Tampering Questions: Georgia 2002, Ohio 2004

The Raw Story: GOP cyber-security expert suggests Diebold tampered with 2002 election

Georgia 2002
(When surprising results gave the Governorship to Sonny Purdue and Max Cleland lost his re-election to the Senate):

Spoonamore received the Diebold patch from a whistleblower close to the office of Cathy Cox, Georgia’s then-Secretary of State. In discussions with RAW STORY, the whistleblower — who wishes to remain anonymous for fear of retaliation — said that he became suspicious of Diebold’s actions in Georgia for two reasons. The first red flag went up when the computer patch was installed in person by Diebold CEO Bob Urosevich, who flew in from Texas and applied it in just two counties, DeKalb and Fulton, both Democratic strongholds. The source states that Cox was not privy to these changes until after the election and that she became particularly concerned over the patch being installed in just those two counties.

Ohio 2004 (The decisive electoral votes to George Bush):

At the Ohio press conference yesterday, the former McCain adviser said Michael Connell, of the Republican Internet development firm New Media Communications, had designed a system that made possible the real-time “tuning” of election tabulators once Ohio Secretary of State Kenneth Blackwell had outsourced the hosting of vote counting on the same server which hosted GOP campaign IT systems. He said he didn’t believe Connell was behind the alleged fraud, but that he should be considered a key witness.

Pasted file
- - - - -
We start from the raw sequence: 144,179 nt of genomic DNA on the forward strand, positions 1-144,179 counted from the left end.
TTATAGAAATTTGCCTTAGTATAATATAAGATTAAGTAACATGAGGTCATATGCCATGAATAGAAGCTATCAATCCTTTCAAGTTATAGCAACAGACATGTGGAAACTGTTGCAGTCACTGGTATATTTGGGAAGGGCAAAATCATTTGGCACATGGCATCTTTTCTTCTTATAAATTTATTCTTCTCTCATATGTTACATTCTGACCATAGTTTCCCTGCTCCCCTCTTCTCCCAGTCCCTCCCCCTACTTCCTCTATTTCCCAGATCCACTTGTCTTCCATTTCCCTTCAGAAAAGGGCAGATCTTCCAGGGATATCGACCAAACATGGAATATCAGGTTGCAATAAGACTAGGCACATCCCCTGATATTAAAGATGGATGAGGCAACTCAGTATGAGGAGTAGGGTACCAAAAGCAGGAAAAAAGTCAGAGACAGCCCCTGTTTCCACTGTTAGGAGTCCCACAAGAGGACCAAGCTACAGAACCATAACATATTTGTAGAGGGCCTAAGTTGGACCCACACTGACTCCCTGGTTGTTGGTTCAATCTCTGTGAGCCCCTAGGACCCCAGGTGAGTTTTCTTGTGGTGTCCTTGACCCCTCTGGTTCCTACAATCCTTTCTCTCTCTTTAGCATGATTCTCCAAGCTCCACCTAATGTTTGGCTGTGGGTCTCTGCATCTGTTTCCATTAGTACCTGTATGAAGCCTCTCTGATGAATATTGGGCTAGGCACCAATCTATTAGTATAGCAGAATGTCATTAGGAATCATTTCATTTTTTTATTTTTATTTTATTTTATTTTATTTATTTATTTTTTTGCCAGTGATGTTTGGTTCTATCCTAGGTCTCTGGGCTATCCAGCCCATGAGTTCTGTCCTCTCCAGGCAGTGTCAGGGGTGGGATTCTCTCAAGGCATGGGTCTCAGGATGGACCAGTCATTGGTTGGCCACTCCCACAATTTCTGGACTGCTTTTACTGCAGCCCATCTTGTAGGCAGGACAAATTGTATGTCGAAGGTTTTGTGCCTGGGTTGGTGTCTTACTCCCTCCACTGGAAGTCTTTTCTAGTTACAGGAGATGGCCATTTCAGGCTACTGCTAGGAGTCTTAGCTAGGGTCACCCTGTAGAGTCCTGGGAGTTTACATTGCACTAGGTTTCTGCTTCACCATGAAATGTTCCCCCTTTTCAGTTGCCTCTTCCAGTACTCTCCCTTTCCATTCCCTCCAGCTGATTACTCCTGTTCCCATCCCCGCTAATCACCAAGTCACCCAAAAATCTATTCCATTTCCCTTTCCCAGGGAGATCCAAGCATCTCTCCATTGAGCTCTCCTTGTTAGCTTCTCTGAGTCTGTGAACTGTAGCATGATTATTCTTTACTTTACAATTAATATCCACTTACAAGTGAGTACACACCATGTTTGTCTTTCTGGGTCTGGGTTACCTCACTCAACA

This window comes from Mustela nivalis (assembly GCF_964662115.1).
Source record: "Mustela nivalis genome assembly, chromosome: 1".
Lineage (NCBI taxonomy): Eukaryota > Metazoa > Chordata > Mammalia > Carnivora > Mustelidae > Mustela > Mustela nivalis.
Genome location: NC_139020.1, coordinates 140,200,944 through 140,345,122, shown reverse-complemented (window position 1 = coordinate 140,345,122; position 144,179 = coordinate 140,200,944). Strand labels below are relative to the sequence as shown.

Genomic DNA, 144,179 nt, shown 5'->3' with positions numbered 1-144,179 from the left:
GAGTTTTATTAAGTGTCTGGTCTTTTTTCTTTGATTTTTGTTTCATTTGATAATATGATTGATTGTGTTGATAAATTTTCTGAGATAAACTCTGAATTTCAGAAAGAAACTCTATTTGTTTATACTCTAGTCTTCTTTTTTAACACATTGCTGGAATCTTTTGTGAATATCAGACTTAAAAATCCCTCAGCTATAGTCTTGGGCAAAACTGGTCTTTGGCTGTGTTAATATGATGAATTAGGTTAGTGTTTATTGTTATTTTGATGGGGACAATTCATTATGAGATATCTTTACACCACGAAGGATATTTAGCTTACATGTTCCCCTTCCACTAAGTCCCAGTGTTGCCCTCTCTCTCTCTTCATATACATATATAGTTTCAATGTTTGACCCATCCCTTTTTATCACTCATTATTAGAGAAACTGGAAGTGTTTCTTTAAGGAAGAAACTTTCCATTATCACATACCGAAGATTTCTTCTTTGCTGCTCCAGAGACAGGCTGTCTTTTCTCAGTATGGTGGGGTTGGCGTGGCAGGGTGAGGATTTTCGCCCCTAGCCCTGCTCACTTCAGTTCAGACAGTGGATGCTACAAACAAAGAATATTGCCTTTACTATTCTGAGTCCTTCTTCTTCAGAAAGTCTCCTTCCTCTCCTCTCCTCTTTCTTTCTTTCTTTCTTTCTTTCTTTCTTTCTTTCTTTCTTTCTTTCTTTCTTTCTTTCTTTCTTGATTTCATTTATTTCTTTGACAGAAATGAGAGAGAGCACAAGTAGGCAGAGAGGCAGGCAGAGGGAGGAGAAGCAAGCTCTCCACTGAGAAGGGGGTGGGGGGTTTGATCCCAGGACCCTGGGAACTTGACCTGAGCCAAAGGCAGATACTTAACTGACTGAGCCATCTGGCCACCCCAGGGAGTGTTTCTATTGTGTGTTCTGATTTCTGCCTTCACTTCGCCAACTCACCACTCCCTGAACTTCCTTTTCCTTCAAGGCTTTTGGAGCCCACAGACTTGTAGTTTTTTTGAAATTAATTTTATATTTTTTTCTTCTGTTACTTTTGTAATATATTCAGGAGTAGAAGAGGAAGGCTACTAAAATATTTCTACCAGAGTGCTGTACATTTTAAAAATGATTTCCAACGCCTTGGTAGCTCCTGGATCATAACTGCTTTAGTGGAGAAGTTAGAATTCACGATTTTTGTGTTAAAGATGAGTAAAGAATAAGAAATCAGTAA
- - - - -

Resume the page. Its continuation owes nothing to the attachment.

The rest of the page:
BradBlog: GOP Operatives Leading Data Security Expert Joins Press Conference, Case, Notes Fraudulent Patterns That Should Have Triggered Investigation

This case has the potential to put some of the most powerful people in the country in jail, according to Arnebeck, as he was joined by a well-respected, life-long Republican computer security expert who charged that the red flags seen during Ohio’s 2004 Presidential Election would have been cause for “a fraud investigation in a bank, but it doesn’t when it comes to our vote.”

“In the 2004 election, from my perspective, on any of the programs we run for any of my credit card clients, the results from the 14 counties, those are the sort of results that would instantaneously launch a credit card fraud investigation or a banking settlement investigation.”

Spoonamore’s reference to the “14 counties” refers to the so-called “Connelly Anomaly” in which down-ticket candidates got more votes than John Kerry.

The name comes from the candidacy of C. Ellen Connelly, an African-American woman who was running for the Ohio Supreme Court in 2004. She was endorsed by pro-choice and civil rights groups, and was relatively unknown to Ohio voters, in addition to being vastly outspent by her opponent in the campaign. Yet, somehow, Connelly got scores of thousands more votes than did John Kerry at the very top of the ticket.

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